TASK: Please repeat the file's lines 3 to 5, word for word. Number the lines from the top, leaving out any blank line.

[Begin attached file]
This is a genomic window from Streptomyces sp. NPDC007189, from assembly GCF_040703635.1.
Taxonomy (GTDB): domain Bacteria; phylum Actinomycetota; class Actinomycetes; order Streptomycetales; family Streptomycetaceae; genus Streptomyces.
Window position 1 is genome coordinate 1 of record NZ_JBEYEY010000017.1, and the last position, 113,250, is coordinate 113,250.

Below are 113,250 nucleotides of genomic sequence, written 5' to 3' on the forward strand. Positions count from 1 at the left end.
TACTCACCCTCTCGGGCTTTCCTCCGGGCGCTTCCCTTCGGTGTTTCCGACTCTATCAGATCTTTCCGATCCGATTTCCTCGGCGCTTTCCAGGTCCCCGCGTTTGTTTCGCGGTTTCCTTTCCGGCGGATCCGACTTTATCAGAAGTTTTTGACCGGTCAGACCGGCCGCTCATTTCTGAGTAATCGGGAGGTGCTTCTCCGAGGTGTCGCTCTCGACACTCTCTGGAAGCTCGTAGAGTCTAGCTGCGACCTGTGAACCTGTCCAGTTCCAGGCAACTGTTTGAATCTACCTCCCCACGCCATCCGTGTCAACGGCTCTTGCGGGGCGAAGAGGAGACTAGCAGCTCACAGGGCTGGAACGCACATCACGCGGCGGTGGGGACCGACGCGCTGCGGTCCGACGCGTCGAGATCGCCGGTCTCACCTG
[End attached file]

Window position 1 is genome coordinate 1 of record NZ_JBEYEY010000017.1, and the last position, 113,250, is coordinate 113,250.

Below are 113,250 nucleotides of genomic sequence, written 5' to 3' on the forward strand. Positions count from 1 at the left end.
TACTCACCCTCTCGGGCTTTCCTCCGGGCGCTTCCCTTCGGTGTTTCCGACTCTATCAGATCTTTCCGATCCGATTTCCTCGGCGCTTTCCAGGTCCCCGCGTTTGTTTCGCGGTTTCCTTTCCGGCGGATCCGACTTTATCAGAAGTTTTTGACCGGTCAGACCGGCCGCTCATTTCTGAGTAATCGGGAGGTGCTTCTCCGAGGTGTCGCTCTCGACACTCTCTGGAAGCTCGTAGAGTCTAGCTGCGACCTGTGAACCTGTCCAGTTCCAGGCAACTGTTTGAATCTACCTCCCCACGCCATCCGTGTCAACGGCTCTTGCGGGGCGAAGAGGAGACTAGCAGCTCACAGGGCTGGAACGCACATCACGCGGCGGTGGGGACCGACGCGCTGCGGTCCGACGCGTCGAGATCGCCGGTCTCACCTG